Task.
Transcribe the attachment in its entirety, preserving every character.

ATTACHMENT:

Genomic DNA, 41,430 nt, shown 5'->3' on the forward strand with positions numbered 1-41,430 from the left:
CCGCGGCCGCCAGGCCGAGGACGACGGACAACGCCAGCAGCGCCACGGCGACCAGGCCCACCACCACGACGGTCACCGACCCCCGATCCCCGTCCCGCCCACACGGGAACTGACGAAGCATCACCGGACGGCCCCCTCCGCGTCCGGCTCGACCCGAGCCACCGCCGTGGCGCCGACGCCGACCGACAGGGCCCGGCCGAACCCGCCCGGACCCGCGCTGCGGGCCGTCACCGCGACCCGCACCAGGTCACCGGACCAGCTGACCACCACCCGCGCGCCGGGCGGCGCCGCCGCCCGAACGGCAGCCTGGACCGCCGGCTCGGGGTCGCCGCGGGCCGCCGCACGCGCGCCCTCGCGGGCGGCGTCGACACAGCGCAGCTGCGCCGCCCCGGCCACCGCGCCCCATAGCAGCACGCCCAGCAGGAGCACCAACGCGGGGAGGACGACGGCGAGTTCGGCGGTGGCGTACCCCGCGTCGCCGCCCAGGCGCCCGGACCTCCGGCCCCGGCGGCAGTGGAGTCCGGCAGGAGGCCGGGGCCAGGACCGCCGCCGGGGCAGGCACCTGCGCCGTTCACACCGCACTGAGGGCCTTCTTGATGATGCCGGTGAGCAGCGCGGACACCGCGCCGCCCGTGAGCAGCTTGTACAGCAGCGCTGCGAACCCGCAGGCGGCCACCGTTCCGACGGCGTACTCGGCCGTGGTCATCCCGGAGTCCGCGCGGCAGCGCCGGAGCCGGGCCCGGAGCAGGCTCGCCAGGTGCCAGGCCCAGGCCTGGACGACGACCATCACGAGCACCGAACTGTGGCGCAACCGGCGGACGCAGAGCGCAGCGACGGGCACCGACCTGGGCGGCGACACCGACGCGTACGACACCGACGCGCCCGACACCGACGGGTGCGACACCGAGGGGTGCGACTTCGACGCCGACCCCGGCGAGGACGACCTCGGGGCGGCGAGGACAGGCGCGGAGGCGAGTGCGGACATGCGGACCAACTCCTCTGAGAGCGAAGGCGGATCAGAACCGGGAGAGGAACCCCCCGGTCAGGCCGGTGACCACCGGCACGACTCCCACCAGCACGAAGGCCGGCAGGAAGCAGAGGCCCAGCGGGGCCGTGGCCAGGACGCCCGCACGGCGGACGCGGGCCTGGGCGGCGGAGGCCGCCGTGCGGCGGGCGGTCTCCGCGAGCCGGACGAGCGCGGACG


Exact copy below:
Genomic DNA, 41,430 nt, shown 5'->3' on the forward strand with positions numbered 1-41,430 from the left:
CCGCGGCCGCCAGGCCGAGGACGACGGACAACGCCAGCAGCGCCACGGCGACCAGGCCCACCACCACGACGGTCACCGACCCCCGATCCCCGTCCCGCCCACACGGGAACTGACGAAGCATCACCGGACGGCCCCCTCCGCGTCCGGCTCGACCCGAGCCACCGCCGTGGCGCCGACGCCGACCGACAGGGCCCGGCCGAACCCGCCCGGACCCGCGCTGCGGGCCGTCACCGCGACCCGCACCAGGTCACCGGACCAGCTGACCACCACCCGCGCGCCGGGCGGCGCCGCCGCCCGAACGGCAGCCTGGACCGCCGGCTCGGGGTCGCCGCGGGCCGCCGCACGCGCGCCCTCGCGGGCGGCGTCGACACAGCGCAGCTGCGCCGCCCCGGCCACCGCGCCCCATAGCAGCACGCCCAGCAGGAGCACCAACGCGGGGAGGACGACGGCGAGTTCGGCGGTGGCGTACCCCGCGTCGCCGCCCAGGCGCCCGGACCTCCGGCCCCGGCGGCAGTGGAGTCCGGCAGGAGGCCGGGGCCAGGACCGCCGCCGGGGCAGGCACCTGCGCCGTTCACACCGCACTGAGGGCCTTCTTGATGATGCCGGTGAGCAGCGCGGACACCGCGCCGCCCGTGAGCAGCTTGTACAGCAGCGCTGCGAACCCGCAGGCGGCCACCGTTCCGACGGCGTACTCGGCCGTGGTCATCCCGGAGTCCGCGCGGCAGCGCCGGAGCCGGGCCCGGAGCAGGCTCGCCAGGTGCCAGGCCCAGGCCTGGACGACGACCATCACGAGCACCGAACTGTGGCGCAACCGGCGGACGCAGAGCGCAGCGACGGGCACCGACCTGGGCGGCGACACCGACGCGTACGACACCGACGCGCCCGACACCGACGGGTGCGACACCGAGGGGTGCGACTTCGACGCCGACCCCGGCGAGGACGACCTCGGGGCGGCGAGGACAGGCGCGGAGGCGAGTGCGGACATGCGGACCAACTCCTCTGAGAGCGAAGGCGGATCAGAACCGGGAGAGGAACCCCCCGGTCAGGCCGGTGACCACCGGCACGACTCCCACCAGCACGAAGGCCGGCAGGAAGCAGAGGCCCAGCGGGGCCGTGGCCAGGACGCCCGCACGGCGGACGCGGGCCTGGGCGGCGGAGGCCGCCGTGCGGCGGGCGGTCTCCGCGAGCCGGACGAGCGCGGACG